Video Shows a Man Rescuing Injured Alligator Using a Rope

The reptile was displaced by Hurricane Ian.

An injured alligator was rescued after being stranded on Anna Maria Island on Florida's Gulf Coast. The 7-foot gator was close to death when a trapper used a rope to get it off the island, something he says was a first. The injured gator had washed out to the island after Hurricane Ian caused mass displacement of wildlife, and was suffering a broken leg. Here's how people on the island responded to the strange sight, and what ended up happening to the gator.

Stranded Reptile

Fox13 Tampa Bay

The gator was washed out to Anna Maria Island and ended up getting stuck there. "While the American alligator prefers freshwater lakes and slow-moving rivers and their associated wetlands, they are seen in brackish water habitats occasionally," wildlife commission spokesperson Tammy Sapp says. "Alligators can swim in and tolerate saltwater for a short period of time, but it is not their preferred habitat." Keep reading to learn more and see the video.


Fox13 Tampa Bay

The gator was rescued by a professional trapper, who managed to get a rope around the reptile's head. Video footage shows the alligator doing barrel rolls and fighting back before it walked over to a sidewalk where a Manatee County deputy is waiting. The Manatee County Sheriff's Office and Holmes Beach Police Department both helped the trapper successfully rescue the gator.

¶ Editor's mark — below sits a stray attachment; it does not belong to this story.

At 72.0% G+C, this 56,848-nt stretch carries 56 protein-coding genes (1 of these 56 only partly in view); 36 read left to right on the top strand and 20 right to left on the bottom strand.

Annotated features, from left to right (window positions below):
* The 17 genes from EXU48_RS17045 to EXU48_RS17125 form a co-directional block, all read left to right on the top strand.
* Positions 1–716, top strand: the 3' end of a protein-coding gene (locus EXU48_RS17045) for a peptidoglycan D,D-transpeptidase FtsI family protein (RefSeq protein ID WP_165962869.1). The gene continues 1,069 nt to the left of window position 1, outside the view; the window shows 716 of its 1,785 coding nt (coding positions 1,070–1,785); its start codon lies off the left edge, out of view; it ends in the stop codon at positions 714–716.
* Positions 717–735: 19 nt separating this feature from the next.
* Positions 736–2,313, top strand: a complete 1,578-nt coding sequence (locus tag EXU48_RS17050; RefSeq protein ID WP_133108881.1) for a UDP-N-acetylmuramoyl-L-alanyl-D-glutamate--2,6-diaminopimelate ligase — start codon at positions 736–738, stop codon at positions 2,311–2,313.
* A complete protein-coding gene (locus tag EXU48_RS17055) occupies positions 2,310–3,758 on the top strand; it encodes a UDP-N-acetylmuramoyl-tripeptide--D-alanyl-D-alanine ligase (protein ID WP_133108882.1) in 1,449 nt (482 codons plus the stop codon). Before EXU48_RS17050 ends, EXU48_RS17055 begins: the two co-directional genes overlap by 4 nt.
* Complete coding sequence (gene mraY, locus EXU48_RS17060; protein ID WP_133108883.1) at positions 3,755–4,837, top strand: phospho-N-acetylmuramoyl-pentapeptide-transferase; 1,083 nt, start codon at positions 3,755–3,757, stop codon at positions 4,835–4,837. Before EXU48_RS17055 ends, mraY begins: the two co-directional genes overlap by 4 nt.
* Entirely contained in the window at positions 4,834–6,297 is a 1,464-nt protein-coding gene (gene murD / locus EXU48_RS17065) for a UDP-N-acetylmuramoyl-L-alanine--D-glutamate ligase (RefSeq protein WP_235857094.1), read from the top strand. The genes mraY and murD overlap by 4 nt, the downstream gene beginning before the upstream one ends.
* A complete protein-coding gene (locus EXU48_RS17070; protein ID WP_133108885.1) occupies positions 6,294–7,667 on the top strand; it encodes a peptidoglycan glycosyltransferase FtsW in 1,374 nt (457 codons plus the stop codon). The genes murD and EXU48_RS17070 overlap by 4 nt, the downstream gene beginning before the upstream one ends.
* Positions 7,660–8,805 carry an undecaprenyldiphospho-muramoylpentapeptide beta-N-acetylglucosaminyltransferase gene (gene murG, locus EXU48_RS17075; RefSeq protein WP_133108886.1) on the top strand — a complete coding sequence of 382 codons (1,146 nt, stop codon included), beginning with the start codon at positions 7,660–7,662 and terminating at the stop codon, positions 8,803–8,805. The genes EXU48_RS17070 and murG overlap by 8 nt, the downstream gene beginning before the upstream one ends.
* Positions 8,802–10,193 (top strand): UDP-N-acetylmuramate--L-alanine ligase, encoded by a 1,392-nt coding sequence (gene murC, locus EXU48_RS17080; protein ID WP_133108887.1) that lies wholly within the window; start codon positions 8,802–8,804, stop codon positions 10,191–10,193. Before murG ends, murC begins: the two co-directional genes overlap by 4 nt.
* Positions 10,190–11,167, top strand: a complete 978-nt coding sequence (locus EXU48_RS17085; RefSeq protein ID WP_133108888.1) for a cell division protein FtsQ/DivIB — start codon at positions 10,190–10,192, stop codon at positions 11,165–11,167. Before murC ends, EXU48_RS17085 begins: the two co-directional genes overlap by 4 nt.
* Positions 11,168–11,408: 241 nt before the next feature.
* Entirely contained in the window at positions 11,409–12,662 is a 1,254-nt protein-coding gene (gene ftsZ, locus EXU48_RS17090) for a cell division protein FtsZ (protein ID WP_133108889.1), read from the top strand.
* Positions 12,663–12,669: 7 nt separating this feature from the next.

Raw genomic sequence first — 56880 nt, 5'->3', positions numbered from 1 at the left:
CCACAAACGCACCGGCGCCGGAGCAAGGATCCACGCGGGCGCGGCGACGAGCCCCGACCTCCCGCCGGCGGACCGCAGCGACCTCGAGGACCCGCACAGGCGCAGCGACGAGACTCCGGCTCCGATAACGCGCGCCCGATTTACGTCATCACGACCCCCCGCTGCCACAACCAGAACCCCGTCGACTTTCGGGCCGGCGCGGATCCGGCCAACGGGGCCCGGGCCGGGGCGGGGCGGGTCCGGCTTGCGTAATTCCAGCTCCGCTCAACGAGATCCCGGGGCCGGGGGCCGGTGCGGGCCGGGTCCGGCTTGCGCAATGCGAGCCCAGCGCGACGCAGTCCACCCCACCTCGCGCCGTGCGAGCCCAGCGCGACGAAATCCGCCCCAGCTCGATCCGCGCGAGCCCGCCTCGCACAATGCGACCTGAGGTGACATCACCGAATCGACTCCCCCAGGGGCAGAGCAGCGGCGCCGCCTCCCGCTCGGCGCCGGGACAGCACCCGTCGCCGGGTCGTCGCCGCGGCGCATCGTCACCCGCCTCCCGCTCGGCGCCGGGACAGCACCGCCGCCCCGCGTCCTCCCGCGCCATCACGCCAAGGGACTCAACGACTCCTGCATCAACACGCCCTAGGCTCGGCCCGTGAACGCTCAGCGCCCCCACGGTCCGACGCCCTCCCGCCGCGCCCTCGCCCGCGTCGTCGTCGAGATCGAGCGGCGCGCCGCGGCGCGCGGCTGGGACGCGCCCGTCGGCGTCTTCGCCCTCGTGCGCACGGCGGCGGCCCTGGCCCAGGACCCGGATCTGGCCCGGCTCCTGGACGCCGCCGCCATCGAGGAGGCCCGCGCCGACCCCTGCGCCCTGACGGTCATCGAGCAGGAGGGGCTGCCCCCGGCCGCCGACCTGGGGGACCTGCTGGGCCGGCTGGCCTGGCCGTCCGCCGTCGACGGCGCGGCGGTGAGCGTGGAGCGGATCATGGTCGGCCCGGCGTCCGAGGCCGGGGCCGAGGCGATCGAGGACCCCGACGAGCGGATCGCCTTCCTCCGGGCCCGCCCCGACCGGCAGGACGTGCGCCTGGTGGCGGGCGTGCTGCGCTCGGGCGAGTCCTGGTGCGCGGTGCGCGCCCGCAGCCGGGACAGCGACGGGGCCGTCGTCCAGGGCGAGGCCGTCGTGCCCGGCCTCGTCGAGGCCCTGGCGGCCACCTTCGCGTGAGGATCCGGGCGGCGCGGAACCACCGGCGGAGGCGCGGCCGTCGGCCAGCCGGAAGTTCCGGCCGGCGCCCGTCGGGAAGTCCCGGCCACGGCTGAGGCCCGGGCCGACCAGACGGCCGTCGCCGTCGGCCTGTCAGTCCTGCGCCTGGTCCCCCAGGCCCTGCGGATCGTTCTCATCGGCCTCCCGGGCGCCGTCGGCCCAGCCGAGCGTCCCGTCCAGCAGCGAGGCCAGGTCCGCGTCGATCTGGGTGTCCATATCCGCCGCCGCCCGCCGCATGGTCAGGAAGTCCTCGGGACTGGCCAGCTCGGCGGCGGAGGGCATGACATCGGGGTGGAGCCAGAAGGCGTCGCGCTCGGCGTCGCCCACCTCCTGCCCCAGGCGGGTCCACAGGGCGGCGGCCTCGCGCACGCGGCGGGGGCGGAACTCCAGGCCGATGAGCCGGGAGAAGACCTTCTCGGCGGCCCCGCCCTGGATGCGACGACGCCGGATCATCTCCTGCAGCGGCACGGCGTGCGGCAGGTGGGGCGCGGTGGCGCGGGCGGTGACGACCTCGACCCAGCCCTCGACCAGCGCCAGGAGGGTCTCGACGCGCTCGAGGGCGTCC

Welcome Gator

Holly Newman/Facebook

Locals were surprised and excited to see the gator in such an unusual place and posted pictures and videos of the encounter. "Displaced by hurricane Ian this Gator just found on our beautiful white sandy beaches of Bean Point on Anna Maria Island," one person said. "My morning walk in the north shore was so exciting… a lost Gator from the storm washed up in Anna Maria," another person said.

Rescued, But Euthanized

large alligator

The alligator was sadly euthanized after the successful rescue, possibly because of its injuries. Alligators are usually euthanized if they become too tame and unafraid of humans—five gators in Mississippi had to be put down after being fed by humans. "We had some information come in from concerned citizens," said Lt. Tracy Tullos of the Mississippi Department of Wildlife, Fisheries, and Parks. When officers went to investigate the situation, "it was very obvious. Those alligators that approached us, there was no doubt they had become conditioned."

No Fear


Once alligators see humans as a source of food, the situation becomes dangerous, experts say. "I've never encountered alligators that were that conditioned in a wild situation," said Ricky Flynt, the state department's alligator program coordinator. "We're talking about alligators that were coming to a bridge as soon as you stopped on it and coming from as far as 450 yards away. … This was something that was going on there for a while… Alligators are apex predators, and they are wild animals. When someone has been feeding an alligator, they begin to lose their fear of humans and associate them with a source of food."

Ferozan Mast
Ferozan Mast is a science, health and wellness writer with a passion for making science and research-backed information accessible to a general audience. Read more
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